US 3216783 A
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United States Patent PROCESS FOR SELECTIVELY REMOVING CARBON MONOXIDE FROM HYDROGEN-CONTAINING GASES Johann G. E. 'Cohn, West Orange, N.J., assignor to Engelhard Industries, Inc., Newark, N.J., a corporation of Delaware No Drawing. Filed Oct. 9, 1962, Ser. No. 229,472
3 Claims. (Cl. 23-2) This application is a continuation-in-part of my application Serial Number 623,793, filed November 23, 1956, now abandoned.
This invention relates to the preferential oxidation of carbon monoxide in admixture with a hydrogen-containmg gas.
There is considerable literature on the subject of selectively reacting carbon monoxide with oxygen in the presence of quantities of hydrogen much larger than the quantity of carbon monoxide present. By such reaction, carbon monoxide is converted into carbon dioxide which can be easily removed from the hydrogen-containing reaction efiluent by scrubbing with a caustic or monoethanolamine absorbent. Such reactions are usually non-selective, i.e., result in the concurrent reaction of considerable amounts of hydrogen rather than carbon monoxide with the added oxygen and, hence, have not found commercial application. Hopcalite catalysts (containing CuO and Mn oxides) have been claimed to have some selectivity for oxidation of carbon monoxide to carbon dioxide in the presence of hydrogen, but have not found practical application in part because of inactivation by the water also formed.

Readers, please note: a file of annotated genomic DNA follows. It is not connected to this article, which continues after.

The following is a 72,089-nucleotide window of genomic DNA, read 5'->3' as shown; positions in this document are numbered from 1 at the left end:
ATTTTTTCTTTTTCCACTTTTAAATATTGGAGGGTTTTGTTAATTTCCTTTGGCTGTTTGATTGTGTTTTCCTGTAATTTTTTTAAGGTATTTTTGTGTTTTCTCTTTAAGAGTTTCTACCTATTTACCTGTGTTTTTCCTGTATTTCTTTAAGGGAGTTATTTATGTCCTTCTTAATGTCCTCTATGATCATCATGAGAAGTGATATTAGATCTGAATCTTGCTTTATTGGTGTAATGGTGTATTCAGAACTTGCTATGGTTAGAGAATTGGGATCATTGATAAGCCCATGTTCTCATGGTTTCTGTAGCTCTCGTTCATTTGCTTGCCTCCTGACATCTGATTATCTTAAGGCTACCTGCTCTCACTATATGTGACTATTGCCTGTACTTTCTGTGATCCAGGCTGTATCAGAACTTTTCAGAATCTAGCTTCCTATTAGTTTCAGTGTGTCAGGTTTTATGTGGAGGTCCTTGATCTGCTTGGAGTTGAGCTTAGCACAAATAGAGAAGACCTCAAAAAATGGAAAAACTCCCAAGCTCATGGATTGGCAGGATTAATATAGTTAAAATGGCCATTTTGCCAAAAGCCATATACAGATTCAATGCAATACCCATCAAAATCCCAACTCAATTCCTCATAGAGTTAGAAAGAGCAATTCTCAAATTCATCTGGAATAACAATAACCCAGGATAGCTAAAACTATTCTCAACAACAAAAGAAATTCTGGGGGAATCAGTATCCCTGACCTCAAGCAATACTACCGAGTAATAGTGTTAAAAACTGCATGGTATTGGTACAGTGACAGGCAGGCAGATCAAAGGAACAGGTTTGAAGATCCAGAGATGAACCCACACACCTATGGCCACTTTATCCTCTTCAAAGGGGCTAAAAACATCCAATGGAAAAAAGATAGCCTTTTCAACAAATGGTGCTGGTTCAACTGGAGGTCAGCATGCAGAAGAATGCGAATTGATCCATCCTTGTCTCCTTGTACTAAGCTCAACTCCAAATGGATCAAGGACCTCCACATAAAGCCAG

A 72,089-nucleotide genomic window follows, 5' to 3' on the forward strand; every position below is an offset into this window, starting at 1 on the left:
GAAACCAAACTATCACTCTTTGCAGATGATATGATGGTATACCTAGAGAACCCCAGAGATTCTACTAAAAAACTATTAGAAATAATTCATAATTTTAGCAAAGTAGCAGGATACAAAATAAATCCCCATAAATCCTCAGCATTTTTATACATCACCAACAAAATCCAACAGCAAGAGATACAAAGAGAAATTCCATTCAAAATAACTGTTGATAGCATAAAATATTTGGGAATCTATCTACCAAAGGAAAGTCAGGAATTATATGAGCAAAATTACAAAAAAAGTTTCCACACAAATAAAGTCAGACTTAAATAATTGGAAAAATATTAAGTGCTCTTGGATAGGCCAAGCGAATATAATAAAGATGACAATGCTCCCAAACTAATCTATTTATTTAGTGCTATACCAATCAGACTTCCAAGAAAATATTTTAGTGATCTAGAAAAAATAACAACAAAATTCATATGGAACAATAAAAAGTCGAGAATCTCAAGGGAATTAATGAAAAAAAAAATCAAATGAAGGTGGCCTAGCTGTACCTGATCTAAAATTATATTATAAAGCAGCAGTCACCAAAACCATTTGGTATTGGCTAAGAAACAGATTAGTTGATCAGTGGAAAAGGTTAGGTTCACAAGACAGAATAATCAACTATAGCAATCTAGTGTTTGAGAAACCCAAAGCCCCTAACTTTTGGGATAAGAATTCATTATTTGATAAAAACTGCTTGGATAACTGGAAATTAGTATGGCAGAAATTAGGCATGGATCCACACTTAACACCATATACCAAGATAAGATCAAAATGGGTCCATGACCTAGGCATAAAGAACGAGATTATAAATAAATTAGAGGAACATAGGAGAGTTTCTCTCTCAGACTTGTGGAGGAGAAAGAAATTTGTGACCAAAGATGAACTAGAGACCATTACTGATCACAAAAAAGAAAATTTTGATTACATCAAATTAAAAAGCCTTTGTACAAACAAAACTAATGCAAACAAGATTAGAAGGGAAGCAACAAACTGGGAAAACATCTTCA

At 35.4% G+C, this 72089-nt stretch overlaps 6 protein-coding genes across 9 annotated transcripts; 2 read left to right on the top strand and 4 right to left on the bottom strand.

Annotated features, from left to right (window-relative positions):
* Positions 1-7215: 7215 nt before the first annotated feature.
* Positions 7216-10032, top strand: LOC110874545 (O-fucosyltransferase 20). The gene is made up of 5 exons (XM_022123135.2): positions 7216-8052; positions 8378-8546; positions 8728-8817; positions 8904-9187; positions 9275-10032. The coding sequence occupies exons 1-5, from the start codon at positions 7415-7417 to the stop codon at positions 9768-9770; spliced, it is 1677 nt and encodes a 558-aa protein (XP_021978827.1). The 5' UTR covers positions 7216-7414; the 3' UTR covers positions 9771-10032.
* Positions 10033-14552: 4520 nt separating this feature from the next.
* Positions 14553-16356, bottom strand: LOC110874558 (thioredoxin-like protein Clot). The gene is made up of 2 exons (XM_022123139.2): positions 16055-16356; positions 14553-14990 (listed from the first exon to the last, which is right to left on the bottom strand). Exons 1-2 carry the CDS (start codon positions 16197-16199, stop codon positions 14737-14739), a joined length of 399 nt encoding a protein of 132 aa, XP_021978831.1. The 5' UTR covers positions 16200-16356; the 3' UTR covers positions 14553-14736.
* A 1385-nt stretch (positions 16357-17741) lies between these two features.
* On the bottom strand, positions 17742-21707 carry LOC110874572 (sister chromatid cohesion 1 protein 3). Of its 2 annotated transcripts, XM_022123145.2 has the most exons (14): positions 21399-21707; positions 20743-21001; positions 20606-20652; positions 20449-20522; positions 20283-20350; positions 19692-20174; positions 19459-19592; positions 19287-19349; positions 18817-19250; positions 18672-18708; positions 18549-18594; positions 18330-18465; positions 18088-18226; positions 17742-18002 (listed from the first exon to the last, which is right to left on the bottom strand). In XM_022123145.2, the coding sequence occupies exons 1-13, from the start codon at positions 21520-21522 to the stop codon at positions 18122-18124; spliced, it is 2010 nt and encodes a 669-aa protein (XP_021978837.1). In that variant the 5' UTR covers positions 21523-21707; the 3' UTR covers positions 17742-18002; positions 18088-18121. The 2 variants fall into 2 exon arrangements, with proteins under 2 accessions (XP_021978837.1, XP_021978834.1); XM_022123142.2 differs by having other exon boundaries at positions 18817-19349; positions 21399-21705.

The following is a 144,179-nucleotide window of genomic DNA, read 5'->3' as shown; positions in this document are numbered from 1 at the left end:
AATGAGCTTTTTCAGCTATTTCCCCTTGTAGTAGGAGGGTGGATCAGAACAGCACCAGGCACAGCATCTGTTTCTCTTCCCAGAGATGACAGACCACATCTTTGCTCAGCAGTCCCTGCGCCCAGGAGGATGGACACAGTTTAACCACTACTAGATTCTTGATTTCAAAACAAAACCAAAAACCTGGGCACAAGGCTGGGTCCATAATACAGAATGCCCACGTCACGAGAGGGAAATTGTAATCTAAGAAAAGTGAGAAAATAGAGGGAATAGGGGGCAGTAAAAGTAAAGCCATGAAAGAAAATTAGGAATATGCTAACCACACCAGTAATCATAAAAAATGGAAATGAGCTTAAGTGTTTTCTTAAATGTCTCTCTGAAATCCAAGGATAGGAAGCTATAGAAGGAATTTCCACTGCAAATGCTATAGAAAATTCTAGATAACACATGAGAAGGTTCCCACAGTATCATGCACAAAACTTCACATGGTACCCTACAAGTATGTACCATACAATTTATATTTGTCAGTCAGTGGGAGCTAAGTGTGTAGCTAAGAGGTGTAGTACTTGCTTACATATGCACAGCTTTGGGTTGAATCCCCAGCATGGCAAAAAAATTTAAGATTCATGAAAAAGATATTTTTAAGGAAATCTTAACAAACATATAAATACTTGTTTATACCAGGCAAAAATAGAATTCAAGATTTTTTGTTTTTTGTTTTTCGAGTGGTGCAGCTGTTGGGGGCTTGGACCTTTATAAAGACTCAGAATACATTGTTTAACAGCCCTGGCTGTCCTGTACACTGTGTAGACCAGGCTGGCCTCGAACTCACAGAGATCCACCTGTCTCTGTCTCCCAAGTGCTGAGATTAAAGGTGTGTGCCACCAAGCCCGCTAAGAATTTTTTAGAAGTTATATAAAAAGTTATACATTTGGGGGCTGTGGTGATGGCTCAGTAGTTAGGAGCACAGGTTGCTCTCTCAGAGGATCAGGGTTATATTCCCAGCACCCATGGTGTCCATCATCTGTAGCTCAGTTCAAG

In contrast to the non-selective or otherwise unsatisfactory oxidation procedures hitherto known, the present invention provides a highly-selective, low temperature process for the oxidation of carbon monoxide in hydrogencontaining gas to carbon dioxide. In accordance with the present invention, oxygen, in controlled amounts, is admixed with a hydrogen-containing gas containing carbon monoxide, and the gas mixture is passed over a platinum catalyst at a temperature between about 110 C. and about 200 C., which results in the preferential oxidation of carbon monoxide to carbon dioxide with a simultaneous reaction of hydrogen and oxygen to form water. The formation of some water is unavoidable, due to the great reactivity of hydrogen and oxygen over the catalyst employed in the process of the invention, but the formation of water has no deleterious effect on the catalytic process. After the product gas is freed of carbon dioxide and water, a product gas stream essentially free of carbon monoxide impurity is obtained.